“The Illusionist” Is Director’s Ode to Daughter
Reviewed by Shirrel Rhoades
Perhaps you don’t recognize the name of Jacques Tati – but Entertainment Weekly lists him as Number 46 on its list of the 50 Greatest Movie Directors. He was also a comedic actor. And screenwriter.
You cinephiles out there might recognize him as a character in a series of old French films. “Mr. Hulot’s Holiday” was the first of them. Socially inept and funny, Mr. Hulot with his raincoat, umbrella, and pipe was a familiar figure to Gallic moviegoers.
Turns out, Tati was something of a sad clown. He had an illegitimate daughter, an occurrence that haunted his life. And in 1956 he wrote a script titled “L'illusionniste” in an attempt to make amends for abandoning her. Tati had hoped to star in the semi-autobiographical tale with his daughter Helga, but the film was never produced.
After Tati’s death, the script fell into the hands of his legitimate daughter Sophie. Not wanting to see anyone else play her father’s part, she turned the script over to animator Sylvain Chomet. He’s the director of “The Triplets of Belleville,” a brilliant fantasy that received an Oscar nod.
And now Chomet has made Jacques Tati’s story into a delightful animated film. “The Illusionist” is currently playing at the Tropic Cinema.
Despite a demand by Helga’s family that Chomet acknowledge her as the inspiration for the film, he has another opinion. "I think Tati wrote the script for Sophie,” he says. “I think he felt guilty that he spent too long away from his daughter when he was working.”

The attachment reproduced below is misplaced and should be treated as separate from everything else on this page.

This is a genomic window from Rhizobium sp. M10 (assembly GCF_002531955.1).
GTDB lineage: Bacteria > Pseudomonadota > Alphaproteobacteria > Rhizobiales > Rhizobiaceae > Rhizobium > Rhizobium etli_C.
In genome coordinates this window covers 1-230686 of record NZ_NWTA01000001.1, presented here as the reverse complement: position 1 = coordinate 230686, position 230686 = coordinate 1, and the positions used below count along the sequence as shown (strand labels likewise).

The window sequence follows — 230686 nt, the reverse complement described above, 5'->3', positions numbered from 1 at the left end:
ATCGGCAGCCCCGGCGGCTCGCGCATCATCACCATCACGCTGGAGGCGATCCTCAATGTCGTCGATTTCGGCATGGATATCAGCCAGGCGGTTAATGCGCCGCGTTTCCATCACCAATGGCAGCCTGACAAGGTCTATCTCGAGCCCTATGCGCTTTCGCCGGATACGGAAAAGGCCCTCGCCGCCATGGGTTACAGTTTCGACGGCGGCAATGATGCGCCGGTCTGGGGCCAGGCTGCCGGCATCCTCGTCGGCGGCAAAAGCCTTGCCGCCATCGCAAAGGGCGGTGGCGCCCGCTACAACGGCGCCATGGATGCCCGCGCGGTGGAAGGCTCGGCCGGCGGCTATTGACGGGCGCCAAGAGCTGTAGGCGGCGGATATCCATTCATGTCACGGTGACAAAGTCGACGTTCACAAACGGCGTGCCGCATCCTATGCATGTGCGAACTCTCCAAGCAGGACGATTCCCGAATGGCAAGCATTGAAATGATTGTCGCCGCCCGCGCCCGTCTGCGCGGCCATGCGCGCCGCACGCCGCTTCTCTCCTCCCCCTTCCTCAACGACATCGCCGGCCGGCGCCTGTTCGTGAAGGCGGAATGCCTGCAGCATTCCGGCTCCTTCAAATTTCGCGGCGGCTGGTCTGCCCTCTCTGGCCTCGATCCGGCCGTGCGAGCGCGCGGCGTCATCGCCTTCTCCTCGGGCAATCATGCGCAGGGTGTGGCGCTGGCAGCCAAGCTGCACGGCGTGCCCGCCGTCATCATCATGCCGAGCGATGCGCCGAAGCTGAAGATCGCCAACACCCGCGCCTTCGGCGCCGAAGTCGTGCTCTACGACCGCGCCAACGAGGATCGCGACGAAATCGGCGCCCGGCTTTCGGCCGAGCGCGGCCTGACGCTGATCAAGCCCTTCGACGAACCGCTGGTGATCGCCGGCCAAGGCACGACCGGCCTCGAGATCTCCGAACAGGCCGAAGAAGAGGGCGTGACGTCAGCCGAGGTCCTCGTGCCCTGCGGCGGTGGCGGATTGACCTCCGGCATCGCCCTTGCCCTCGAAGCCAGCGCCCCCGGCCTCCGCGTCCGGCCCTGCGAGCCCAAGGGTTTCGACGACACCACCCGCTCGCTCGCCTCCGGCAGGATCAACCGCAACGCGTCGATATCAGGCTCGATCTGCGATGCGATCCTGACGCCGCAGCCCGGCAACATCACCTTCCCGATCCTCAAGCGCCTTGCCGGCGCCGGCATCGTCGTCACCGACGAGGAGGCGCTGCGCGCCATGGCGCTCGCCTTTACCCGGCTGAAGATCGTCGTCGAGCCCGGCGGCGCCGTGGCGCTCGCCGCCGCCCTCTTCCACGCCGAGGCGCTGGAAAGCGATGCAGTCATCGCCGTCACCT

Needless to say, Helga’s family is not happy. They accuse Chomet of trying to “airbrush out their painful family legacy again.”
However, Pathé Pictures, the studio that backed the film, is more straightforward in giving credit. Its Production Notes state, “The film is based on an unproduced script that the French mime, director and actor Jacques Tati had written in 1956 as a personal letter to his estranged eldest daughter, Helga Marie-Jeanne Schiel.”
The storyline tells of a small-time illusionist who, along with his ill-tempered white rabbit, travels to a remote Scottish island where he performs in a pub. There he meets a young lady named Alice who believes he is a true magician. She follows him to Edinburgh where his fortunes continue to diminish as he bestows gifts on her. Eventually he has nothing more to give except his honesty about his lack of magical powers.
“It’s not a romance,” says Chomet. “It’s more the relationship between a dad and a daughter.”
Sylvain Chomet claims a kinship with Tati’s script because he has “a daughter who is 17 who I don’t live with because I separated from her mother.” So it’s difficult to tell if the tender melancholy that hangs over “The Illusionist” like the residue of a magician’s flash powder comes from Tati’s experience or from Chomet’s.
Even though Jacques Tati made Entertainment Weekly’s list of Greatest Directors, he only directed six films during his entire career, the fewest of anyone else on the list. And all but two of them featured that awkward but lovable Mr. Hulot. “Mon Oncle” won an Academy Award as Best Foreign Language Film.
Chomet’s “The Illusionist” was nominated this year as Best Animated Feature Film, but lost to “Toy Story 3.” Pixar has a strong magic of its own.
[from Solares Hill]